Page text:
Could i make the sylvanian families homeless?

Woman&Home - 2008

Elaine Kingett found the emotional challenge of selling the family home as tricky as the clearing out and packing up

It had seemed so simple. When my daughter, Lucy, 18, left home to join her two older brothers at uni, we would sell up in Brighton, downsize and move on. No more rambling family house with acres to clean and heat, no achingly empty shrine-like bedrooms calling out for lost children. I'd buy a bijou little number that I could fill by myself, the kids would manage when they came home, and I'd start a new life as a single woman with a dog. It was logical, practical and eminently achievable. But what I didn't take into account was the emotional.

True, I told myself, I needed the money to help out the kids and protect my pensionless old age (a bit extra for Botox and Restylane wouldn't go amiss), but when the time came to put the house on the market my head said "Yes" but my heart shouted "Whoa!"

I roamed around stroking the doorframes and gazing out of the windows, feeling like a woman condemned. Or maybe a woman twice bereaved. Having lost a husband some years earlier, was I now going to lose my identity as a mother and home-maker?

Despite the fact that during the year I'd fallen in love with a wonderful new man, I was grief-stricken. I knew there was another chapter of my life waiting, when my new man and I would eventually set up home in Cornwall, where he runs a business, but for logistical reasons that couldn't happen immediately. In the meantime, I planned to buy somewhere small in Brighton for me and Lucy, which would be hers when I moved to the West Country. But selling our family house was about leaving the past behind and it made me miss their father even more.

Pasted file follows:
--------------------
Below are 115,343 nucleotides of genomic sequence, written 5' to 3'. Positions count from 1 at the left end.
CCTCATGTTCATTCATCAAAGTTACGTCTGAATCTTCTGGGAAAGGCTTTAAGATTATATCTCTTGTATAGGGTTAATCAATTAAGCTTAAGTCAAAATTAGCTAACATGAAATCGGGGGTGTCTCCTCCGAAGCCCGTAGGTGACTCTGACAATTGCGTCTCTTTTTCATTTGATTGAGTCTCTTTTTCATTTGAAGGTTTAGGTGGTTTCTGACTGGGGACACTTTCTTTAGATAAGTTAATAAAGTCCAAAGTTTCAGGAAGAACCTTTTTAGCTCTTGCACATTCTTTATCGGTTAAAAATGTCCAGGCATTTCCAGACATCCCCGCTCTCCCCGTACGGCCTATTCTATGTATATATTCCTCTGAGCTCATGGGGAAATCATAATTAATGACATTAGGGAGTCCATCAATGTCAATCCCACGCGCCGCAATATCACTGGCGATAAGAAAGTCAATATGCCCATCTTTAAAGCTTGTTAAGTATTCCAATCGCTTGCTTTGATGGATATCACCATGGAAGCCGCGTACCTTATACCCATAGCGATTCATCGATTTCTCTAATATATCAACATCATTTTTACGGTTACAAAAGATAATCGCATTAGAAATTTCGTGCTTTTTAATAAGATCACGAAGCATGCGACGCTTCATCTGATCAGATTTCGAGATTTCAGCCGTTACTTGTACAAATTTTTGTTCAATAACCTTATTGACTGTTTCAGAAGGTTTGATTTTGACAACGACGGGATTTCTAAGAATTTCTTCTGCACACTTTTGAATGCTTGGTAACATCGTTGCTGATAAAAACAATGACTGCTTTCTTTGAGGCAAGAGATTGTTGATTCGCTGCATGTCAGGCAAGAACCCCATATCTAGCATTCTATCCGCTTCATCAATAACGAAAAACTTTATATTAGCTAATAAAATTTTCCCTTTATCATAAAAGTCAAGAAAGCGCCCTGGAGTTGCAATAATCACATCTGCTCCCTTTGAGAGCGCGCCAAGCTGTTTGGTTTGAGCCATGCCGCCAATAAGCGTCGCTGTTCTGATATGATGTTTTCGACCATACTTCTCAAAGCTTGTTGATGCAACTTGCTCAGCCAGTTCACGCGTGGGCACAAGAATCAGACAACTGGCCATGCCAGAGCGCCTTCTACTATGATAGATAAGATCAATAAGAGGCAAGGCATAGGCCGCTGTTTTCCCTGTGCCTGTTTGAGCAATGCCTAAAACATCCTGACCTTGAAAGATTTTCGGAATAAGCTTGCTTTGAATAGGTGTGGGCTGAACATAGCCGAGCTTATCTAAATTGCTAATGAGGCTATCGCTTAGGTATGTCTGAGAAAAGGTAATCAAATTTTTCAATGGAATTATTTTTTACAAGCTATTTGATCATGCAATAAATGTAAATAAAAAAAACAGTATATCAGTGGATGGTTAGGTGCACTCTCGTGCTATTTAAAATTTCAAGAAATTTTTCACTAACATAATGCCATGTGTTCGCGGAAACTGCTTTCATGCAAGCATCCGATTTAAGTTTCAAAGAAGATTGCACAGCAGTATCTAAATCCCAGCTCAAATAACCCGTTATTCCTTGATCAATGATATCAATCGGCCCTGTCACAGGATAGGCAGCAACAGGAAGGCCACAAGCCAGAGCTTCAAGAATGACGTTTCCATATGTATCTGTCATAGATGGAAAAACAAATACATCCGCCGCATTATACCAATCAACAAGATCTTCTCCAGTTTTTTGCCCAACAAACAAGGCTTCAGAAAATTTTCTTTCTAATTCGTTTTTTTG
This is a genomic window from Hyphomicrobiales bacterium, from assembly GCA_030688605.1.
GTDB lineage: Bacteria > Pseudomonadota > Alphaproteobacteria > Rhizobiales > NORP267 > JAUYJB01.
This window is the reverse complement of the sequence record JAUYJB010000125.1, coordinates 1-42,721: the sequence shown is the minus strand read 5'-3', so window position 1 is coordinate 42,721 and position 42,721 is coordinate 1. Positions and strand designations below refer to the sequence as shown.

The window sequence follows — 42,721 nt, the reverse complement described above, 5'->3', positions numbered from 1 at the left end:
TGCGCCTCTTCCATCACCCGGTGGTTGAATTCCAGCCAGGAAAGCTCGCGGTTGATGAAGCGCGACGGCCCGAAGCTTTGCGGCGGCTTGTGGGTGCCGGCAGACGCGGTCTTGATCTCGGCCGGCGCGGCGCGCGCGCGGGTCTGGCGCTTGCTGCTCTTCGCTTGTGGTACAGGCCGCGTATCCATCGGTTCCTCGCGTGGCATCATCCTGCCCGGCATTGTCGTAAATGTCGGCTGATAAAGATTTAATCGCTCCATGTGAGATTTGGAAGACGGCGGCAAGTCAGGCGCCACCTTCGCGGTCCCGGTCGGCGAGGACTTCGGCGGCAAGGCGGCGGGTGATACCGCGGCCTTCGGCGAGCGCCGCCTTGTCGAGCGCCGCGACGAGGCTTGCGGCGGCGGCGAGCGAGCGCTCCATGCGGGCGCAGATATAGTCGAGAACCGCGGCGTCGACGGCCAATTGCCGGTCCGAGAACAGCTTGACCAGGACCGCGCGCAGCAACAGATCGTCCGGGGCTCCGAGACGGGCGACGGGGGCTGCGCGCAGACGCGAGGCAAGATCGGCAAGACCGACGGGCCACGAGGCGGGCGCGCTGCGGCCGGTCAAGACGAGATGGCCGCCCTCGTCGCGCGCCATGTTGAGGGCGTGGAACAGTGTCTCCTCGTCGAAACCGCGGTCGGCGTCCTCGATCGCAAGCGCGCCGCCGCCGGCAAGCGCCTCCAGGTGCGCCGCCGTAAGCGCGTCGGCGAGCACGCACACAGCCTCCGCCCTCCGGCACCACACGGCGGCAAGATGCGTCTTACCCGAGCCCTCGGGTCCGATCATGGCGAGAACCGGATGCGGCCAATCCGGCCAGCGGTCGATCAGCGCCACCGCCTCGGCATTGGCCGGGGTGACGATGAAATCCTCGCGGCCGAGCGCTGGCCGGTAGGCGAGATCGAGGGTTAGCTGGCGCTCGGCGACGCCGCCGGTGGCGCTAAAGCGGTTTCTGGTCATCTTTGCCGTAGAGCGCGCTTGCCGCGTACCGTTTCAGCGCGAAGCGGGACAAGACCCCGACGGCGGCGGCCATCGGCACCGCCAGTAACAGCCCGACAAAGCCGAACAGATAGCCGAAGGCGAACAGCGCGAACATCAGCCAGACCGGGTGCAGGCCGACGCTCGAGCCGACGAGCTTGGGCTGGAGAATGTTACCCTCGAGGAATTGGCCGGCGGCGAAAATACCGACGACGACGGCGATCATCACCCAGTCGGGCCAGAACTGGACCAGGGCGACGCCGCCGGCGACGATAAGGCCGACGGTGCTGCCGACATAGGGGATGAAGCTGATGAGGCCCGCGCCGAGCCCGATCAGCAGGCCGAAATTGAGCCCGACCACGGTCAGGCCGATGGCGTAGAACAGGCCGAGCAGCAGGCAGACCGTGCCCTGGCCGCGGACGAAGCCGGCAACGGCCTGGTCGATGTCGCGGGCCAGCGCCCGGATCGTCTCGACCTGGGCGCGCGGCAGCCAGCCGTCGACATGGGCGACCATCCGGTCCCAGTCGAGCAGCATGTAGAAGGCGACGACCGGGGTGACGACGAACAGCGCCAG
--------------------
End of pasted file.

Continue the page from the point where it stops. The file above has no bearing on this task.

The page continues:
Spring arrived, I bit the bullet and signed with an estate agent, relieved that the property market had slowed and nothing much would happen. Then someone made an offer. Lucy was ecstatic and started scouring the Internet for a city centre des res with one bedroom and no outside space. I went home and wept.

Downsizing I could do – mentally – but the reality was harder to take. I did BIG houses – four-storey, Georgian Grade II-listed piles in Bath with orchards and cantilevered stone staircases. I'd given birth to my second son in a bedroom with original shutters and a dog grate, overlooking the house where Henry Fielding wrote Tom Jones. When it came to property I was a snob. God, the years I wasted yearning after a "double-fronted"!

But it was the logistics that stopped me sleeping. I added important-sounding lists on to my laptop – to store, to sell, to take to new place – but when it came to making the decisions, I panicked and couldn't prioritise.

Admittedly, 27 years of kids, their friends, assorted pets and a love of socialising had knocked the corners off most of my furniture, but I still had a house full of family treasure. Every room told a story that had to be unravelled, stared at, considered and packed up or put aside. In my head I moved endlessly around, opening cupboards and drawers and staring into scary spaces.

The loft, visited only at Christmas time to collect decorations and stockings, was a particular nightmare. It overflowed with boxes, hastily taped up and filled with each child's evocative ephemera – drawings, school books, dusty holiday souvenirs. Under the cobwebbed eaves were chequered, woven plastic holdalls heavy with Lego and Scalextric. There were bin bags stuffed with "special" baby clothes that I'd saved for my Granny moment, and blinds that didn't fit any window in this house. My heart sunk when I remembered the piles of Rolling Stone and The Face magazines that I carted round because they might be "worth something". There were my dead husband's art school folders, books and lovingly made model aeroplanes that he was never going to come back for.